Benjamin A. Lipsky, Anthony R. Berendt, Paul B. Cornia, James C. Pile, Edgar J. G. Peters, David G. Armstrong, H. Gunner Deery, John M. Embil, Warren S. Joseph, Adolf W. Karchmer, Michael S. Pinzur, and Eric Senneville
Foot infections are a common and serious problem in persons with diabetes. Diabetic foot infections (DFIs) typically begin in a wound, most often a neuropathic ulceration. While all wounds are colonized with microorganisms, the presence of infection is defined by ≥2 classic findings of inflammation or purulence. Infections are then classified into mild (superficial and limited in size and depth), moderate (deeper or more extensive), or severe (accompanied by systemic signs or metabolic perturbations). This classification system, along with a vascular assessment, helps determine which patients should be hospitalized, which may require special imaging procedures or surgical interventions, and which will require amputation. Most DFIs are polymicrobial, with aerobic gram-positive cocci (GPC), and especially staphylococci, the most common causative organisms. Aerobic gram-negative bacilli are frequently copathogens in infections that are chronic or follow antibiotic treatment, and obligate anaerobes may be copathogens in ischemic or necrotic wounds.
Wounds without evidence of soft tissue or bone infection do not require antibiotic therapy. For infected wounds, obtain a post-debridement specimen (preferably of tissue) for aerobic and anaerobic culture. Empiric antibiotic therapy can be narrowly targeted at GPC in many acutely infected patients, but those at risk for infection with antibiotic-resistant organisms or with chronic, previously treated, or severe infections usually require broader spectrum regimens. Imaging is helpful in most DFIs; plain radiographs may be sufficient, but magnetic resonance imaging is far more sensitive and specific. Osteomyelitis occurs in many diabetic patients with a foot wound and can be difficult to diagnose (optimally defined by bone culture and histology) and treat (often requiring surgical debridement or resection, and/or prolonged antibiotic therapy). Most DFIs require some surgical intervention, ranging from minor (debridement) to major (resection, amputation). Wounds must also be properly dressed and off-loaded of pressure, and patients need regular follow-up. An ischemic foot may require revascularization, and some nonresponding patients may benefit from selected adjunctive measures. Employing multidisciplinary foot teams improves outcomes. Clinicians and healthcare organizations should attempt to monitor, and thereby improve, their outcomes and processes in caring for DFIs.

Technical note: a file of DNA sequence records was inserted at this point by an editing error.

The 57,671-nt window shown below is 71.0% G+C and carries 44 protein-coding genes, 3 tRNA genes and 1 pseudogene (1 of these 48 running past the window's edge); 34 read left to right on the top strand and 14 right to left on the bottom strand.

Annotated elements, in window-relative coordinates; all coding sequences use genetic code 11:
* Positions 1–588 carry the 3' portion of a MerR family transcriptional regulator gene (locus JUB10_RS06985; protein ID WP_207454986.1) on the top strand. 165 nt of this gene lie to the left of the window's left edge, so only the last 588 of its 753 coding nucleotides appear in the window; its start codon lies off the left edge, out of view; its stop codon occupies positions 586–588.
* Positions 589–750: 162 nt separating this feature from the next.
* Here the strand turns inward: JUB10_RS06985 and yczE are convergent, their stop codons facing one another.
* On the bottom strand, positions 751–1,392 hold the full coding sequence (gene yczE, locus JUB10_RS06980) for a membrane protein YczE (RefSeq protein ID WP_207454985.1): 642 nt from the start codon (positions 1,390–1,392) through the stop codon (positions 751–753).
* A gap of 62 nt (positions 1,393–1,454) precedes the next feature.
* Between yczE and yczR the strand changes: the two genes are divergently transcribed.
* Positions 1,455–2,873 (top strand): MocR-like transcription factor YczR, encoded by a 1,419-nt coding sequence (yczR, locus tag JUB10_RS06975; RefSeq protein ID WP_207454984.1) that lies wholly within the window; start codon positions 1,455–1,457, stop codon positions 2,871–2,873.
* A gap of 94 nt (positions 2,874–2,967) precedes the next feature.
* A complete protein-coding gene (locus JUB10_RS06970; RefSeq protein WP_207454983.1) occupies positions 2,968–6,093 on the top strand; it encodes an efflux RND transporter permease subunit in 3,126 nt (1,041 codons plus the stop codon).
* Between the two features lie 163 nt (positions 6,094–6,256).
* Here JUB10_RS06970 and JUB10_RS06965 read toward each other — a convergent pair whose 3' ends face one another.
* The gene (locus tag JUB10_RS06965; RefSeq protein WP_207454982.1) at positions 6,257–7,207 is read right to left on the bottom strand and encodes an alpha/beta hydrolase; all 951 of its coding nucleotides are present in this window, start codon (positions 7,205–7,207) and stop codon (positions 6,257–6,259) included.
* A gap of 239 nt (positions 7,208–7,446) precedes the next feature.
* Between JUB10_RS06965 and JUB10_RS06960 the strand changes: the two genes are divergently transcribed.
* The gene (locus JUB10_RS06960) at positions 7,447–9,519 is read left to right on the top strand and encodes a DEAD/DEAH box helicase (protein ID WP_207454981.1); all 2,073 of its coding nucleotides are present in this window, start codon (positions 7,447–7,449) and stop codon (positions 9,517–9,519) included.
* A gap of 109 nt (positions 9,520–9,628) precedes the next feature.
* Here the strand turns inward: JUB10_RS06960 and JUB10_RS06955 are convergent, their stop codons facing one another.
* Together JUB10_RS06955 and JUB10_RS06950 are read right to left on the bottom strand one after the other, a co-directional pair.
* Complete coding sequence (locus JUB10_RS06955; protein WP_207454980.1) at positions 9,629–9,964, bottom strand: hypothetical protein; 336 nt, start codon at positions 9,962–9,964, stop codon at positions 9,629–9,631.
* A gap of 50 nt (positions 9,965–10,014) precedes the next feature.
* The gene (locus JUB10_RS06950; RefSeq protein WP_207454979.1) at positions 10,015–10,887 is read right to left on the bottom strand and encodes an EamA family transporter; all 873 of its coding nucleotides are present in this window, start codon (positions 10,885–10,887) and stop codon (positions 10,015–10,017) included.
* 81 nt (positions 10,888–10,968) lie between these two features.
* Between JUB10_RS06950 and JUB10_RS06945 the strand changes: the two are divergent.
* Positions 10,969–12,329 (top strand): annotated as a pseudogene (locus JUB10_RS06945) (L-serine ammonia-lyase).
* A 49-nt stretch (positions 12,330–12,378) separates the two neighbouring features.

BACKGROUND: Diabetic Foot Osteomyelitis (DFO) is a common infection where treatment involves multiple services including Infectious Disease (ID), Podiatry, and Pathology. Despite its ubiquity in the hospital, consensus on much of its management is lacking. METHODS: Representatives from ID, Podiatry, and Pathology interested in quality improvement (QI) developed multidisciplinary institutional recommendations culminating in an educational intervention describing optimal diagnostic and therapeutic approaches to DFO. Knowledge acquisition was assessed by pre- and post-intervention surveys. Inpatients with forefoot DFO were retrospectively reviewed pre- and post- intervention to assess frequency of recommended diagnostic and therapeutic maneuvers, including appropriate definition of surgical bone margins, definitive histopathology reports, and unnecessary intravenous antibiotics or prolonged antibiotic courses. RESULTS: A post-intervention survey revealed significant improvements in knowledge of antibiotic treatment duration and the role of oral antibiotics in managing DFO. There were 104 consecutive patients in the pre-intervention cohort (4/1/2018-4/1/2019) and 32 patients in the post-intervention cohort (11/5/2019-03/01/2020), the latter truncated by changes in hospital practice during the COVID-19 pandemic. Non-categorizable or equivocal pathology reports decreased from pre-intervention to post-intervention (27.0% vs 3.3%, respectively, P=0.006). We observed non-significant improvement in correct bone margin definition (74.0% vs 87.5%, p=0.11), unnecessary PICC line placement (18.3% vs 9.4%, p=0.23), and unnecessary prolonged antibiotics (21.9% vs 5.0%, p=0.10). Additionally, by working as an interdisciplinary group, many solvable misunderstandings were identified, and processes were adjusted to improve the quality of care provided to these patients. CONCLUSIONS: This QI initiative regarding management of DFO led to improved provider knowledge and collaborative competency between these three departments, improvements in definitive pathology reports, and non-significant improvement in several other clinical endpoints. Creating collaborative competency may be an effective local strategy to improve knowledge of diabetic foot infection and may generalize to other common multidisciplinary conditions.